Anxiety is a tough illness to battle- I know first-hand. I’ve been struggling with this disorder for most of my adult life and it gets particularly frustrating around my time of the month.
When you’re already battling the wrath from your PMS demons, it’s an unwelcomed addition to have the sensations from an actual mental illness rear its ugly head at the same time. Nearly all women suffer from the sudden mood swings and amplified emotions, but coupled with the beast that is anxiety, it can be extremely debilitating- but it doesn’t have to be.
When you feel the anxiety creep in, follow this guide to care for yourself in the best ways that you can. You can only do so much, and you can lessen the struggle- so hang in there.
Acknowledge the anxiety. The first and hardest step is to acknowledge the anxiety itself. Many people suffer from their anxiety in absolute silence but it’s totally okay to admit that you’re just going through a tough and short spell right now- it is only temporary. One of the worst things to do is to avoid the anxious feelings you’re having and live in a state of fear from the anxiety that’s creeping in. Instead, take a deep breath and remind yourself that your body is going through its monthly changes and that you’re going to be more anxious for a few days at the most, but it will subside.
Take self-care precautions to lessen the impact. There are things you can do to combat the heightened sensations in the days leading up to your period. Firstly, exercise does wonders for the body and makes a great impact on diminishing PMS symptoms overall in the days before shark week. Take a brisk walk, go to a hot yoga class or do some strength training at home while you’re watching your favorite TV shows. Get the feel good endorphins in your body to work in your favor. You’ll be thankful in the long run.
Know that you’re not crazy or losing your mind- it’s okay to struggle. You’re not losing it, you’re legitimately going through a bit of a tougher cycle- and that’s OK. Don’t ever undermine yourself because you’re having a harder time with your emotions and thoughts, that’s simply the product of having an anxiety disorder and self-sabotaging thoughts will only do more harm than good. You’re not alone and many other women go through the same challenging times.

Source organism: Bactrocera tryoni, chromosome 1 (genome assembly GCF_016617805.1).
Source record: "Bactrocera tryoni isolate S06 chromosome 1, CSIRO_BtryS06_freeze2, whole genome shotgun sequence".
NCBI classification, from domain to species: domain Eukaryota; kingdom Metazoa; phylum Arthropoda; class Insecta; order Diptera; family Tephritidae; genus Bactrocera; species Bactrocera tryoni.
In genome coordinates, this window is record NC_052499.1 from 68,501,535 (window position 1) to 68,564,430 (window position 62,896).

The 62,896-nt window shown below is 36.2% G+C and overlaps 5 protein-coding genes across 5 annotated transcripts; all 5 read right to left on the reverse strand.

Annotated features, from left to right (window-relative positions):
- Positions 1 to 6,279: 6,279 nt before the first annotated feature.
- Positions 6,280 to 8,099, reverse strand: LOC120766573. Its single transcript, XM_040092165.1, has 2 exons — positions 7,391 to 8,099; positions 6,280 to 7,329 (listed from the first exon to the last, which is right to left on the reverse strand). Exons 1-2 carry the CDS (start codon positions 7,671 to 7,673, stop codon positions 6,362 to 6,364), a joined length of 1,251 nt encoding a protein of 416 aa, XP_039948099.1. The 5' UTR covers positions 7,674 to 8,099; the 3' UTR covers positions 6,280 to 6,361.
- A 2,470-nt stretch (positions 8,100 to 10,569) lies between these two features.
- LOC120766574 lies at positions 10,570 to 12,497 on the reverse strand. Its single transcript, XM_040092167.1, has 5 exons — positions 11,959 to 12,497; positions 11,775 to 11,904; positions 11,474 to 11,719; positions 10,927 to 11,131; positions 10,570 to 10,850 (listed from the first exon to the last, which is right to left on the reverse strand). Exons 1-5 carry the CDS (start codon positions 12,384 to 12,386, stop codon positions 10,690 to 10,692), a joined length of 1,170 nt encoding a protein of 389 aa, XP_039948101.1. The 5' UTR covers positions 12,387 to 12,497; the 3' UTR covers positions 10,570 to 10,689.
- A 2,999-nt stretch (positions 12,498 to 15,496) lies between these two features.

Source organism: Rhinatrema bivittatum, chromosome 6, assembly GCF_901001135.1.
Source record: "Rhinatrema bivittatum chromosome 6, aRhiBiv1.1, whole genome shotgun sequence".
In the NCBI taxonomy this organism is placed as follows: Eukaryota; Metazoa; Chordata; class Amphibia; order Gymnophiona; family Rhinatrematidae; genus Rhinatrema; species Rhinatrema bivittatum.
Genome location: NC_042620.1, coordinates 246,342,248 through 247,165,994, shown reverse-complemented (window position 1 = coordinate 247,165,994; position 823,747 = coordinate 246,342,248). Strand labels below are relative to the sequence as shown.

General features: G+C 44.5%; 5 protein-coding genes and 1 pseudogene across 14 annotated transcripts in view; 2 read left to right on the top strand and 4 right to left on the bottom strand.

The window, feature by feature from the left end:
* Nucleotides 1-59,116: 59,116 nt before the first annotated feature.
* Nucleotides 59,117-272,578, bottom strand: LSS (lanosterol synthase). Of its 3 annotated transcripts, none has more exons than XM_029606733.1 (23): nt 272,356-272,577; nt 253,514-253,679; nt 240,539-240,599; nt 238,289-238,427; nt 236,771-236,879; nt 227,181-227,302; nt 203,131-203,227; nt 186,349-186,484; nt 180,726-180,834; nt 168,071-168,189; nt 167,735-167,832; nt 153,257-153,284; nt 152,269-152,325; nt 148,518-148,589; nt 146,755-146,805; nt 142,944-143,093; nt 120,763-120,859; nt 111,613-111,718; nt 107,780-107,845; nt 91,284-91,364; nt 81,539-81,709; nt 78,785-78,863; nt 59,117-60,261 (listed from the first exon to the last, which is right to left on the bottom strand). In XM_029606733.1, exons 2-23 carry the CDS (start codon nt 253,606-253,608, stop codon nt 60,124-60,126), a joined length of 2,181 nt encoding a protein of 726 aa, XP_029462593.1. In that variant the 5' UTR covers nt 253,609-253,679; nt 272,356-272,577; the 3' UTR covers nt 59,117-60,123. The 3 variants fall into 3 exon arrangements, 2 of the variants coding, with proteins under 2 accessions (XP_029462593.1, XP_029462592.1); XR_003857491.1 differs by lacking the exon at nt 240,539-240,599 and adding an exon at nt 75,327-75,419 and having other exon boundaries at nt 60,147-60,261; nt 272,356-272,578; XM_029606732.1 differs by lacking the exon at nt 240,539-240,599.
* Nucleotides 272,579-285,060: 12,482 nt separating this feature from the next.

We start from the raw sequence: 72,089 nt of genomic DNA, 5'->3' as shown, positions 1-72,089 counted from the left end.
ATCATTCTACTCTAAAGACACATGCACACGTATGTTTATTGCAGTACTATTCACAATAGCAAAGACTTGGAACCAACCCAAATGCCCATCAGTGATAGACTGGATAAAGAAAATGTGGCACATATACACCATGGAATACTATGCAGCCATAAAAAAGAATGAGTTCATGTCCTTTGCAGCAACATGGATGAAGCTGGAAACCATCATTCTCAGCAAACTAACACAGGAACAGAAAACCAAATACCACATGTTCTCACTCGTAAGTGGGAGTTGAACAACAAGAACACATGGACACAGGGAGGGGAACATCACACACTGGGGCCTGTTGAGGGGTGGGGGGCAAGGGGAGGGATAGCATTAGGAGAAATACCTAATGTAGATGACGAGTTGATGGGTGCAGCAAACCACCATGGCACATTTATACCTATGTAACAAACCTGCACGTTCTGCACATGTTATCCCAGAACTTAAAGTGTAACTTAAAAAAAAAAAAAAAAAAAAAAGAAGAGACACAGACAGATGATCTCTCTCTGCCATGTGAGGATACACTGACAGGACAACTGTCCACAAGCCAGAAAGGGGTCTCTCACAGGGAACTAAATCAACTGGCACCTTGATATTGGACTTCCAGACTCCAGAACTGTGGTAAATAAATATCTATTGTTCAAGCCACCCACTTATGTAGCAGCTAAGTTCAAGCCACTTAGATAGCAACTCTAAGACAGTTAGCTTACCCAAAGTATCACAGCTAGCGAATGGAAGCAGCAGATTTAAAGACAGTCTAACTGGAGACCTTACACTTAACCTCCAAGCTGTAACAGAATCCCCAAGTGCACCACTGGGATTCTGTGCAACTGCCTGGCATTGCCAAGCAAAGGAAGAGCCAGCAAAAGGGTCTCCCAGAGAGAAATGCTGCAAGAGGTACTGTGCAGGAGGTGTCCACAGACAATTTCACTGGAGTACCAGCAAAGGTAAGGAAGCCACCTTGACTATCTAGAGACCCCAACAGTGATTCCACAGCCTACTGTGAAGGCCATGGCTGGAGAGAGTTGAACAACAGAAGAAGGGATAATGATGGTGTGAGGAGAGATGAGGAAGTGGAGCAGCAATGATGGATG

Get plenty of rest. Sleep is one of the most important factors in lessening your symptoms of anxiety. When you’re running on little sleep, your anxiety will only be more rampant as your body is also fighting fatigue. Aim to get between 7-9 hours of rest each night in the days leading up to your period, or take some power naps to recharge when you’re feeling the anxiety kick up.
Get outside and into nature. Fresh air and outdoor activities also do amazing things to help your symptoms of anxiety. When you’re within beautiful scenery and breathing in fresh air, your brain gets a break from the overstimulation of the often action packed days of adult life. There’s a reason people say that sometimes you need to “stop and smell the roses.”
Talk about how you’re feeling if you need to. Storing up your anxious energy is something you should avoid. When you’re feeling the thoughts racing coupled with the anguish of your impending period, journal it or talk about it to someone. Counsellors are a great help in dealing with and treating anxiety or you can simply confide in a trusted friend, partner or family member. Sometimes it just helps to have someone listen and be understanding to your situation.
Fuel your body with the necessary nutrients. Your pre-period diet is always an essential tool in diminishing the effects of your PMS symptoms, but did you also know that nutrition is also a key component in treating your anxious symptoms as well? When your body or mind becomes overwhelmed with stress, it’s natural to reach for those rich and greasy comfort foods, but try and stop yourself because it actually works against you. Eating more junk food will actually increase your stress levels even if those foods feel good at the time. A good balance of healthy and nutrient foods will also help to ward off the anxiety you feel around your period.
Embrace your emotions in a healthy manner. Like I said, these symptoms are completely temporary and will go away with time and the right body and mind management, so as hard as it seems, try not to let the experience get the best of you. Embrace what you’re feeling and take thoughtful steps to allow your body to fight it off in the best ways. Living with anxiety is a challenge as it is, but you can pull through the heightened feelings around your period and come out feeling your fabulous self again. You’ve got this!